60 Seconds on Teaching (Actually 75 seconds)

This is not my TEDTalk by any stretch of the imagination. In my wanderings and associated interactions around campus I’ve met a few people involved with teaching and technology. These individuals associate teaching and technology with me, too. Our local faculty development center IT manager asked me last week if I’d like to do a bit about something teaching practice I like to employ in the classroom, to which I replied, “Sure!”

This video is not really anything new or ground-breaking. I’m basically prattling on about “teaching by walking around.” I don’t like being trapped behind a podium or lectern. The classroom is mine and I should be able to walk around the classroom as I want, stand where I want, and engage any person in the classroom I want to engage with.

I’ve acquired a few teaching tips and lots of advice over the 20+ years of being in front of the classroom. One of the aspects of teaching I’m slowly coming back around to is actually conversing with students. Face-to-face conversations, relaxed dialogue. For as much as technology permeates our classrooms with clicker-based response systems, or apps students can use on their phones, tablets, or laptops, we still have to communicate with students in order to challenge and improve thinking. I’m not precisely sure the same impact can be had collecting anonymous responses from an app, then discussing response results without then finding someone willing to discuss the various sides of the topic or concern. We, as educators, in other words, must still continue to pursue in-class dialog with people, draw out thoughts and arguments, and show by demonstrating how to rationalize and deconstruct arguments in order to rebuild them. We can’t rely only upon anonymous clicker response systems to collect anonymous statistics.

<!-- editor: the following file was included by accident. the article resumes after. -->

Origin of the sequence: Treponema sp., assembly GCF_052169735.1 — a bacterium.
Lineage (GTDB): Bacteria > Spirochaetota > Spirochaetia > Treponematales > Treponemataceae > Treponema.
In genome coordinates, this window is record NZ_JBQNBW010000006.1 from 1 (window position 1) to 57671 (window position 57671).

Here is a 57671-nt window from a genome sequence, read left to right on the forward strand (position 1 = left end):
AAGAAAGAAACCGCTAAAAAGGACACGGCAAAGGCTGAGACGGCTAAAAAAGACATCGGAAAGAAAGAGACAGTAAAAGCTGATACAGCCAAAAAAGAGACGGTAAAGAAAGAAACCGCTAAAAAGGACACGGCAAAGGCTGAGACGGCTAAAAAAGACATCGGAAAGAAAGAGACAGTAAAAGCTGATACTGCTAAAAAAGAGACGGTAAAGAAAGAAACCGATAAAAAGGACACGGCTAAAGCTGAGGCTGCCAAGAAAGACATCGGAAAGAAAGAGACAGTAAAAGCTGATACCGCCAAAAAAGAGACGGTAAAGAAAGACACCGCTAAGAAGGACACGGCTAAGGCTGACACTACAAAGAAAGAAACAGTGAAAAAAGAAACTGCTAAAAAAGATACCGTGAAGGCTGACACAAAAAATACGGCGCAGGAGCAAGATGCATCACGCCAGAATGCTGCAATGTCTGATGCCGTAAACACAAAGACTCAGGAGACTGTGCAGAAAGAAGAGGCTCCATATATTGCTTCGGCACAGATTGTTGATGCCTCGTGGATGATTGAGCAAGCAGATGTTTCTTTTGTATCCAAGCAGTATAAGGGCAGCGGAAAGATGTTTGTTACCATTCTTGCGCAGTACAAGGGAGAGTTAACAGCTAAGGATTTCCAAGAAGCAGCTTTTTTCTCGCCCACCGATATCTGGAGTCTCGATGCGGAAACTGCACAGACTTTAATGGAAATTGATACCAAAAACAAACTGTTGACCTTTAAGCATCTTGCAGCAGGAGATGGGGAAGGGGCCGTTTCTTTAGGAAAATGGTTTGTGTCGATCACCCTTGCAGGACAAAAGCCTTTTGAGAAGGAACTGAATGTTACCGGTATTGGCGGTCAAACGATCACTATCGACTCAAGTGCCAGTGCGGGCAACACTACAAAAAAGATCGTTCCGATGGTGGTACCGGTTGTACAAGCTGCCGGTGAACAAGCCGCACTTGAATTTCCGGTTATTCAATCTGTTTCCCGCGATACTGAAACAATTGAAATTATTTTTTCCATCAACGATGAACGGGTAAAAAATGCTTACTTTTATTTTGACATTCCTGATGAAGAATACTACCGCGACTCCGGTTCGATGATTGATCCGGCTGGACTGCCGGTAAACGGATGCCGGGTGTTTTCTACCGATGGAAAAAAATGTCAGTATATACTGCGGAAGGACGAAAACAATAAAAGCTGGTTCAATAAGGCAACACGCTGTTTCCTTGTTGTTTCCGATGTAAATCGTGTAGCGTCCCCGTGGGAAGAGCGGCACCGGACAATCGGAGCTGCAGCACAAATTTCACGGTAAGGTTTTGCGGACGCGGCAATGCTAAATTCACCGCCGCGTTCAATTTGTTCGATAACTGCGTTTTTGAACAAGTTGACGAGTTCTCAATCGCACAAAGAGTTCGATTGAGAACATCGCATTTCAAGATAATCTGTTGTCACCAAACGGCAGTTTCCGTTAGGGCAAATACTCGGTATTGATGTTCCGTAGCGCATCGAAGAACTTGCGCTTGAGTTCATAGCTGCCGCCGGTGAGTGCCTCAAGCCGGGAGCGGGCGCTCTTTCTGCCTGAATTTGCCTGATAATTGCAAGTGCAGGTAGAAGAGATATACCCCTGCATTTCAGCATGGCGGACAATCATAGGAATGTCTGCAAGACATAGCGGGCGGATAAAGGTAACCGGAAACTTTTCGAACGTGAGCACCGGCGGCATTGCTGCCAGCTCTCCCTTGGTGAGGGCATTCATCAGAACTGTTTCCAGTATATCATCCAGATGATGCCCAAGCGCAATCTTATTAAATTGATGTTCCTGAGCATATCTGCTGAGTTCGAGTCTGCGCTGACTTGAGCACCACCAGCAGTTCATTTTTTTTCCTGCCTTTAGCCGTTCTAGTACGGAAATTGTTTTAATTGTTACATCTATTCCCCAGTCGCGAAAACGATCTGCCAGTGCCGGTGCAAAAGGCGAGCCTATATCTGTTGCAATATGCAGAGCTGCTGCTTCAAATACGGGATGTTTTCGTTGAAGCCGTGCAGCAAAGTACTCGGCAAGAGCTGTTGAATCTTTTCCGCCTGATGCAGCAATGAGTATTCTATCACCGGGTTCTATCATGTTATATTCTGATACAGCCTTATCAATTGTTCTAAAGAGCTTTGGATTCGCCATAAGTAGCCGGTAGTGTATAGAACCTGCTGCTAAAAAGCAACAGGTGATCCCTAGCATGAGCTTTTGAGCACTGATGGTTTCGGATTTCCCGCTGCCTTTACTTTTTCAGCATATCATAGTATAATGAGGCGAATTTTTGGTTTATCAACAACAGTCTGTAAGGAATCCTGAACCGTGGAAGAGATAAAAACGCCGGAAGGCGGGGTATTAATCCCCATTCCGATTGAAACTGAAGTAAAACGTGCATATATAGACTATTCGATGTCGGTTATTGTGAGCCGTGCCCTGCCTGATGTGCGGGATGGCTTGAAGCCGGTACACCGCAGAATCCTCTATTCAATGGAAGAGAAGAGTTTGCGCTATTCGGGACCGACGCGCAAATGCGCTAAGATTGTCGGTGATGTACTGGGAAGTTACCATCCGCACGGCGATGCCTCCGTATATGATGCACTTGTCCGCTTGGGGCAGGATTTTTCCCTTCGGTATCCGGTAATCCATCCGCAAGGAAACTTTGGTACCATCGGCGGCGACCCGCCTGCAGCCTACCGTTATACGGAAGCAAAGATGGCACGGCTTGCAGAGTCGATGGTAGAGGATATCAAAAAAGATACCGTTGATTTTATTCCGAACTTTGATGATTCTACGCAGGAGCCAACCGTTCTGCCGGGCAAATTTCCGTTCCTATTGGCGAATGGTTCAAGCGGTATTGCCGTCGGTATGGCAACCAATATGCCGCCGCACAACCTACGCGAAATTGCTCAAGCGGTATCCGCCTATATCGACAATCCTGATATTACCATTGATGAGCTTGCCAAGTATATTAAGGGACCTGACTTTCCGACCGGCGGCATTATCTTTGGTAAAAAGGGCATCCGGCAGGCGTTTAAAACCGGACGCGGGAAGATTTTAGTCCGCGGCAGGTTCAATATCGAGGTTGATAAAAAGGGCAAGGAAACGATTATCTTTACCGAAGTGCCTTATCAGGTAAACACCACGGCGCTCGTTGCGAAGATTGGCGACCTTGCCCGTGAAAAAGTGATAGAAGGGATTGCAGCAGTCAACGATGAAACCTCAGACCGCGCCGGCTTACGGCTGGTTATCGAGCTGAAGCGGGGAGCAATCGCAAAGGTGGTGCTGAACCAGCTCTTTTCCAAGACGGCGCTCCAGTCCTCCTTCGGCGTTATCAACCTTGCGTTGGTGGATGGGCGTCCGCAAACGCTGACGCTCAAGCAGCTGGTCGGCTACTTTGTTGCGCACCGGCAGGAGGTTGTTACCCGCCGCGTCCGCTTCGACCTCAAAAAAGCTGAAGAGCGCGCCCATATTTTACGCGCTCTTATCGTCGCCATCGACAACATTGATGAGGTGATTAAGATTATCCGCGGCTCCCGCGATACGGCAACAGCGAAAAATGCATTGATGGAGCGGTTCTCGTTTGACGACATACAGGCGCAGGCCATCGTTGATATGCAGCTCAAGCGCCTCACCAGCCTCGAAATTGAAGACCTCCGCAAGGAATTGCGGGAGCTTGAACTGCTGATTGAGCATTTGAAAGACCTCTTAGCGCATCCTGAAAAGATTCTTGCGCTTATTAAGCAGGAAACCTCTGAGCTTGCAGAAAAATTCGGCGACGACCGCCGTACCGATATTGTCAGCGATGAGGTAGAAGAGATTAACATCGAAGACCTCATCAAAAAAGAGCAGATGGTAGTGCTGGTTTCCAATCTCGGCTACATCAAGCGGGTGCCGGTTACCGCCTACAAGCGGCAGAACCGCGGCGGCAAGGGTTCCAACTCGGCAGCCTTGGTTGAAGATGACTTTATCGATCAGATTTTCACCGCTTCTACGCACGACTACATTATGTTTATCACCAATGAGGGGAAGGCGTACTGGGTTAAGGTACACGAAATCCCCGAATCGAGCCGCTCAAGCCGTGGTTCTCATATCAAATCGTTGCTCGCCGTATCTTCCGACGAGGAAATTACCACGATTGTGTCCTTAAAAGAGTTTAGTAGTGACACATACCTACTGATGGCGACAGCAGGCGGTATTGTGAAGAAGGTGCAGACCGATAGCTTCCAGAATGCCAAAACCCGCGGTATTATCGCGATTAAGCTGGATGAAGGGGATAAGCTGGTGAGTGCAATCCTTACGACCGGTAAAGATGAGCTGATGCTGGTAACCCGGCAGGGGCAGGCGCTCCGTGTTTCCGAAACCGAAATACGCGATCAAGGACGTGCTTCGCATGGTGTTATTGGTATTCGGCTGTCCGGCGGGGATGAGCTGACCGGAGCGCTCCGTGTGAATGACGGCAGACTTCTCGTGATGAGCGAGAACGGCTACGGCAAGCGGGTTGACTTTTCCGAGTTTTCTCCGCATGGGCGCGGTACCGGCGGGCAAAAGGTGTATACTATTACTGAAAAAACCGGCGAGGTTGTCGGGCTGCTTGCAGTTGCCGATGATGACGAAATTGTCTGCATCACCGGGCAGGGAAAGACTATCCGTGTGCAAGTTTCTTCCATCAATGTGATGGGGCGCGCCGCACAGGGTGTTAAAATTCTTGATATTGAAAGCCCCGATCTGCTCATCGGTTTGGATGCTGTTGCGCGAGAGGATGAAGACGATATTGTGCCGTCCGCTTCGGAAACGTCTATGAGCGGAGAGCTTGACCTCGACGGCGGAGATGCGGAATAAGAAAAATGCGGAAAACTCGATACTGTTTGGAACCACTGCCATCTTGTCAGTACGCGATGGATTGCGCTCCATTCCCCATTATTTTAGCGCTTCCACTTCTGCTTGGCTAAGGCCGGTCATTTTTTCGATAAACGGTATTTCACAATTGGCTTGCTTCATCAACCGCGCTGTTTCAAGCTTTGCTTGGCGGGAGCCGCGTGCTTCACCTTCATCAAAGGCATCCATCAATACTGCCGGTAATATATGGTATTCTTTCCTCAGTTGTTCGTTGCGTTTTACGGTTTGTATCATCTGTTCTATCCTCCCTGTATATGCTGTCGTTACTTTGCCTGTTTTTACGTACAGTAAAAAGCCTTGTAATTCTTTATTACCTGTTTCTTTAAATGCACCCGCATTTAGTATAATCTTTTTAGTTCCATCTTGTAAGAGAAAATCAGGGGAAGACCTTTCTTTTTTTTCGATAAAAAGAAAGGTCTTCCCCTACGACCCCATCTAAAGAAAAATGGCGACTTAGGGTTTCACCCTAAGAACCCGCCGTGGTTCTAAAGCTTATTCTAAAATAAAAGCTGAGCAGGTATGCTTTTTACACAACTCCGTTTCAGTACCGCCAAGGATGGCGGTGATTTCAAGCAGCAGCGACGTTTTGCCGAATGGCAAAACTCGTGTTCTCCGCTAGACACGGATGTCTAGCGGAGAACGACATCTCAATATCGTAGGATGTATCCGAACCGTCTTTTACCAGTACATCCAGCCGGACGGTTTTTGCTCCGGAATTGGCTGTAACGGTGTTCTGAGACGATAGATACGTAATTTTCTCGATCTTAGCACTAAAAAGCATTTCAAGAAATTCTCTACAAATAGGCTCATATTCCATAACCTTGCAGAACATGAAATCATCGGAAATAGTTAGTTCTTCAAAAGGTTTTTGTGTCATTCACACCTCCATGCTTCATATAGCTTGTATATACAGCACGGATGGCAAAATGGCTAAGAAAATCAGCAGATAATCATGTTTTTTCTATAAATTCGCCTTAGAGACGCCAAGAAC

This is also one of the critical flaws in online learning. By critical, I mean critical and self-destructive. I feel justified in stating this as I have taught online for almost 16 years. I can say unequivocally the online learning experience does not approach the in-class, face-to-face learning experience. I can hear the criticism directed at me: “Well, that’s because you aren’t trying hard enough. My online students are getting precisely the same experience as my in-class students, and probably more.” Sorry. I disagree. To qualify my criticism, I will say if you are teaching less than a dozen students online you may be able to fairly well replicate the in-class experience and provide a similar learning environment. I have seen this in a few graduate level courses. Even those I have participated in or was a witness to still do not hold a candle to face-to-face learning. And, forget about MOOCs. MOOCs are great for gaining exposure to specific topics or esoteric material. MOOCs fall into the category of “schooling,” as in: “Yes, I have received instruction in this topic or material.” MOOCs, almost by definition, are excluded from being considered “education,” as the student receives little to no feedback, no real way of gaining access to the mind leading the course, and, at best, may only receive comments from some talented graduate student. One may receive schooling via online material, may receive training via online material, but real education is a vastly different animal.

OK – on with the show. After the video I have provided the script I developed for the video. The script is longer than the video. One minute sounds like a long time. It isn’t. My script is about 2:44. I edited my script down to about 1:44. The final video version is about 1:15.

[Script]

“This is my 23rd year of being in front of the classroom, reaching back into my days as a graduate student. In my face-­to­-face courses I try to be as forth­coming about teaching and presenting material as I can. My audience, the students, I remind to bear in mind one day they, too, will be in front of an audience, presenting material ­ in the case of providing testimony, conducting a workshop or training seminar, or perhaps being an educator like myself. I encourage them to realize the activity of leading a discussion in front of a group of people is not something unique to higher education.